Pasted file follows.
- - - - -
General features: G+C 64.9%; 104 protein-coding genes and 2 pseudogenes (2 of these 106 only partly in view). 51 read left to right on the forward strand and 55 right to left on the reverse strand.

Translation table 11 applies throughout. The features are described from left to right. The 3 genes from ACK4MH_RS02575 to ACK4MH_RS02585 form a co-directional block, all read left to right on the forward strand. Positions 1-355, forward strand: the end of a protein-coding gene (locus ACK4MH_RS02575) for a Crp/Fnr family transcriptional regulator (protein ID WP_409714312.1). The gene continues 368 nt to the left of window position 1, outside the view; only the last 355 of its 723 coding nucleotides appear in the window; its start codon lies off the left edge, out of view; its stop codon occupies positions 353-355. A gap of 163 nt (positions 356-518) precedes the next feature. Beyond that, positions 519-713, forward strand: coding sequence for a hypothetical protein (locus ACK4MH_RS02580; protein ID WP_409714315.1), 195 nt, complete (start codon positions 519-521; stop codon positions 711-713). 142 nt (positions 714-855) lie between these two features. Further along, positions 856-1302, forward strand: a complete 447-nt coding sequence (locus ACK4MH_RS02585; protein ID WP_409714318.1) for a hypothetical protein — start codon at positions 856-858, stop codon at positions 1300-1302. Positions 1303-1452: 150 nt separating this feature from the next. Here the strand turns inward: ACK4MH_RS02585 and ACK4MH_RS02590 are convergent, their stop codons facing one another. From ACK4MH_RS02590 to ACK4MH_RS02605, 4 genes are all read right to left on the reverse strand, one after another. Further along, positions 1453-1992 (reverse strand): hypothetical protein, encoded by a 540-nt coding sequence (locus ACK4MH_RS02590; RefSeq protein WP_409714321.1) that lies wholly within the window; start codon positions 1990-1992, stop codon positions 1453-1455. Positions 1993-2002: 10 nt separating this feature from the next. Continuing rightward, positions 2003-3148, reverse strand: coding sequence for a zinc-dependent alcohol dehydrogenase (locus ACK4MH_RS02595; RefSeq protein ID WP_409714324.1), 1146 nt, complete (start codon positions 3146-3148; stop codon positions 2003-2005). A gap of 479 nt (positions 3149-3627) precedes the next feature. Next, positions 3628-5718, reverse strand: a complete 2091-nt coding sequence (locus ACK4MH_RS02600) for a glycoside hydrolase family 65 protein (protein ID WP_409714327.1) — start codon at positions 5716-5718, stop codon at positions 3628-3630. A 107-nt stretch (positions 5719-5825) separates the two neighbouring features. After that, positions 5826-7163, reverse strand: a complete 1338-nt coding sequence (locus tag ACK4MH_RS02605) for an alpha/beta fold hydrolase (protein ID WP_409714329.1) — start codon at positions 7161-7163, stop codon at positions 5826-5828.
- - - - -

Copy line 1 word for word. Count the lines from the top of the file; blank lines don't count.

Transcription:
General features: G+C 64.9%; 104 protein-coding genes and 2 pseudogenes (2 of these 106 only partly in view). 51 read left to right on the forward strand and 55 right to left on the reverse strand.